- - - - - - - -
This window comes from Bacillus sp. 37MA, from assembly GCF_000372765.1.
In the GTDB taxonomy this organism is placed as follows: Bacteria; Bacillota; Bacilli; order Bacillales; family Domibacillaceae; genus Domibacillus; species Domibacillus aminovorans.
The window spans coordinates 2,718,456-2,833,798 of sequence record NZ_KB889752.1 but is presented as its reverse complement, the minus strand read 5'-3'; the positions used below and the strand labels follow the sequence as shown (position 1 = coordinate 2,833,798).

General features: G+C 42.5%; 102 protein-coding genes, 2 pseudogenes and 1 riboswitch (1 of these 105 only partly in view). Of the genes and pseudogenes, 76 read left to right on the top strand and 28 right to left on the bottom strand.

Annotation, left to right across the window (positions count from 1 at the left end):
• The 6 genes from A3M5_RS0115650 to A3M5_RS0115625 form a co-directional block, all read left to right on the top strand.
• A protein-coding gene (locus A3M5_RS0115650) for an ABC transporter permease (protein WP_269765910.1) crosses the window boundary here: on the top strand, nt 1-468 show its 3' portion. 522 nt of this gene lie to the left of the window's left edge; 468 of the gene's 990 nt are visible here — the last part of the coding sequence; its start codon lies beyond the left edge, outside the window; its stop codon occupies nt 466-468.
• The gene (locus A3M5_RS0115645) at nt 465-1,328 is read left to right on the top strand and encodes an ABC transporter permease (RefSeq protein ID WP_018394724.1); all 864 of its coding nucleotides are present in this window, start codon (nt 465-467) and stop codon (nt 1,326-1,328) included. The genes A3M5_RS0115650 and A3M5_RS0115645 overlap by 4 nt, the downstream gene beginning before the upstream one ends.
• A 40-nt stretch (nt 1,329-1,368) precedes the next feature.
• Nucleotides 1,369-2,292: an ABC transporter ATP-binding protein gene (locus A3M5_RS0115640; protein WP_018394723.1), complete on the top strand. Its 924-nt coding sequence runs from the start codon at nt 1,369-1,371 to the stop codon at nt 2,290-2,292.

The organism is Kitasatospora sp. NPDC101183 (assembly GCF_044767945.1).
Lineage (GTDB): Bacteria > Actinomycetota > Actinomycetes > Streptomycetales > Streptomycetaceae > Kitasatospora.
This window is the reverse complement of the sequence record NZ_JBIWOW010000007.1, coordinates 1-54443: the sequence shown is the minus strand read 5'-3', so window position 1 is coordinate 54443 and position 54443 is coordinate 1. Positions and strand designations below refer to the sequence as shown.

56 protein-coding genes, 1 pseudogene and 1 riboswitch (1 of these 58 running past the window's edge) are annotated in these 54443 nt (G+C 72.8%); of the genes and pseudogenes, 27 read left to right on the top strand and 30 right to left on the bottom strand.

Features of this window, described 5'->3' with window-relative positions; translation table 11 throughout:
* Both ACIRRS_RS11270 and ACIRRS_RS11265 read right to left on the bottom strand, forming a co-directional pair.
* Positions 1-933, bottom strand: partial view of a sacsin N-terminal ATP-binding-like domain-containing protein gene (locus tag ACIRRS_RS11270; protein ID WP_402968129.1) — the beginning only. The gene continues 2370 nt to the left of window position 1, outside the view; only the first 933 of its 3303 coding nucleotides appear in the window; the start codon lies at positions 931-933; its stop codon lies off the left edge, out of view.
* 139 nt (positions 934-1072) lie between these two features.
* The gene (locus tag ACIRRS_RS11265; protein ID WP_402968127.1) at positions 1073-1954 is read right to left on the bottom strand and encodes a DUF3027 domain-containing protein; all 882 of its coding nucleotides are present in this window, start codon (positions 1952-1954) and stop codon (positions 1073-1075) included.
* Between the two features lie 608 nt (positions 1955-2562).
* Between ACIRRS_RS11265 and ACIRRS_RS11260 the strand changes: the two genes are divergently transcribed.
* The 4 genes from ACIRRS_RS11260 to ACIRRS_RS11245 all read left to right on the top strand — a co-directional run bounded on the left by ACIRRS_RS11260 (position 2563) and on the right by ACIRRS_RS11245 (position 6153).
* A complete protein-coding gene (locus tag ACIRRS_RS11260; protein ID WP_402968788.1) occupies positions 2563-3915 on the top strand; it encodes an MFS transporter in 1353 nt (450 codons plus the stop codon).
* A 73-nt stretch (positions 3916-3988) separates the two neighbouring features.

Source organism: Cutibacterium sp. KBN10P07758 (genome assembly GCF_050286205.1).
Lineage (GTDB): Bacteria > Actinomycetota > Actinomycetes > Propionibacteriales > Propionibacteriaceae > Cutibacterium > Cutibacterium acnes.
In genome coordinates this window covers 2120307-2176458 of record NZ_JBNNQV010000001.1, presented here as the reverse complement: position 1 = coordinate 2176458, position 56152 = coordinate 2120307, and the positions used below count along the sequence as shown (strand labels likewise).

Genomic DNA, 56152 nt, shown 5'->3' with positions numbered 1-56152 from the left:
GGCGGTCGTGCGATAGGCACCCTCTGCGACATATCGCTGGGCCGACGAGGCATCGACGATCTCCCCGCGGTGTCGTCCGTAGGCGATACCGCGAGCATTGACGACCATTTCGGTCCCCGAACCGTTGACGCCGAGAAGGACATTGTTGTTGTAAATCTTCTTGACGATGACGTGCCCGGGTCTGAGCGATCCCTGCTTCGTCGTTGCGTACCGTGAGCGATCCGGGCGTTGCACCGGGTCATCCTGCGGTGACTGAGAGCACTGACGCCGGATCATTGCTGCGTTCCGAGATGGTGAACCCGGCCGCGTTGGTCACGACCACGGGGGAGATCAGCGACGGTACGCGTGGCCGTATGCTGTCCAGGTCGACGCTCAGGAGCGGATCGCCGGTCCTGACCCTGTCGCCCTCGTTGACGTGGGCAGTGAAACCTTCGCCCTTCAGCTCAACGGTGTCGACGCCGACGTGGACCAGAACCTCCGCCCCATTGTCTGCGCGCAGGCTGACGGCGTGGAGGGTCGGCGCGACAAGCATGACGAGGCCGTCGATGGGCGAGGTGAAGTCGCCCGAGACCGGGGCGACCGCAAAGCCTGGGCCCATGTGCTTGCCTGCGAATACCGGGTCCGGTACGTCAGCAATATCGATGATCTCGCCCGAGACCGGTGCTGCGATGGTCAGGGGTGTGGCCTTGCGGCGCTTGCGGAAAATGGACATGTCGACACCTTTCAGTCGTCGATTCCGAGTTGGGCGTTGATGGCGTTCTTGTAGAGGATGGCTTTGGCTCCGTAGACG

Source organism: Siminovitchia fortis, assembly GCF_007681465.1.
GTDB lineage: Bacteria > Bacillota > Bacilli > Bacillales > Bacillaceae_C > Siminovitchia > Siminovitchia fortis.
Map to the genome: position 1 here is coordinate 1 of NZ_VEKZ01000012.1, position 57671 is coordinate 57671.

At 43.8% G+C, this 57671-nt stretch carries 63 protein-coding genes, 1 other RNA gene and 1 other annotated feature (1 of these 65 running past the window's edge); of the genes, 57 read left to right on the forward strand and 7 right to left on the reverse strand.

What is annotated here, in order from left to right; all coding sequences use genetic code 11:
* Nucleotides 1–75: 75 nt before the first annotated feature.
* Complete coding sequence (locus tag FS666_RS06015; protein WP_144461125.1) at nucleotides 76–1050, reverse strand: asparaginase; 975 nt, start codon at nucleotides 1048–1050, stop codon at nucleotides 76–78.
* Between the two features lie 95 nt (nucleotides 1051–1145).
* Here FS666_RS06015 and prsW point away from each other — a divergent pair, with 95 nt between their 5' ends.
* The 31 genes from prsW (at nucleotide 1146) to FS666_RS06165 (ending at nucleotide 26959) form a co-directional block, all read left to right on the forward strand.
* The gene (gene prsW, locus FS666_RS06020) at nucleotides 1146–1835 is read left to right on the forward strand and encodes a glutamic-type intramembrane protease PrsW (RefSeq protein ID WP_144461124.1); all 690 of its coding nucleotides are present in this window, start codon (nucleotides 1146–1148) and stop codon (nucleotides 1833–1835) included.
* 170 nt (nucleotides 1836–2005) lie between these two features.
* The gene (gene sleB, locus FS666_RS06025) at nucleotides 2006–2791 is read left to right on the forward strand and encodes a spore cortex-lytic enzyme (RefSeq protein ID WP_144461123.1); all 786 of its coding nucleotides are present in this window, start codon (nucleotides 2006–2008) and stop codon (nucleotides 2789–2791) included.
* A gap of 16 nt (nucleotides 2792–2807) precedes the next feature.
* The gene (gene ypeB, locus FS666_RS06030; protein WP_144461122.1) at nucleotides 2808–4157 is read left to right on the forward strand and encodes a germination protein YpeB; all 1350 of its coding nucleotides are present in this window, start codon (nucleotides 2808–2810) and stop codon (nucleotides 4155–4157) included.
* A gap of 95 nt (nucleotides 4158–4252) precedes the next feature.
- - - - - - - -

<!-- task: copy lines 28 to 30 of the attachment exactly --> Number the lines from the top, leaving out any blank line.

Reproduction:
Genomic DNA, 56152 nt, shown 5'->3' with positions numbered 1-56152 from the left:
GGCGGTCGTGCGATAGGCACCCTCTGCGACATATCGCTGGGCCGACGAGGCATCGACGATCTCCCCGCGGTGTCGTCCGTAGGCGATACCGCGAGCATTGACGACCATTTCGGTCCCCGAACCGTTGACGCCGAGAAGGACATTGTTGTTGTAAATCTTCTTGACGATGACGTGCCCGGGTCTGAGCGATCCCTGCTTCGTCGTTGCGTACCGTGAGCGATCCGGGCGTTGCACCGGGTCATCCTGCGGTGACTGAGAGCACTGACGCCGGATCATTGCTGCGTTCCGAGATGGTGAACCCGGCCGCGTTGGTCACGACCACGGGGGAGATCAGCGACGGTACGCGTGGCCGTATGCTGTCCAGGTCGACGCTCAGGAGCGGATCGCCGGTCCTGACCCTGTCGCCCTCGTTGACGTGGGCAGTGAAACCTTCGCCCTTCAGCTCAACGGTGTCGACGCCGACGTGGACCAGAACCTCCGCCCCATTGTCTGCGCGCAGGCTGACGGCGTGGAGGGTCGGCGCGACAAGCATGACGAGGCCGTCGATGGGCGAGGTGAAGTCGCCCGAGACCGGGGCGACCGCAAAGCCTGGGCCCATGTGCTTGCCTGCGAATACCGGGTCCGGTACGTCAGCAATATCGATGATCTCGCCCGAGACCGGTGCTGCGATGGTCAGGGGTGTGGCCTTGCGGCGCTTGCGGAAAATGGACATGTCGACACCTTTCAGTCGTCGATTCCGAGTTGGGCGTTGATGGCGTTCTTGTAGAGGATGGCTTTGGCTCCGTAGACG

Source organism: Siminovitchia fortis, assembly GCF_007681465.1.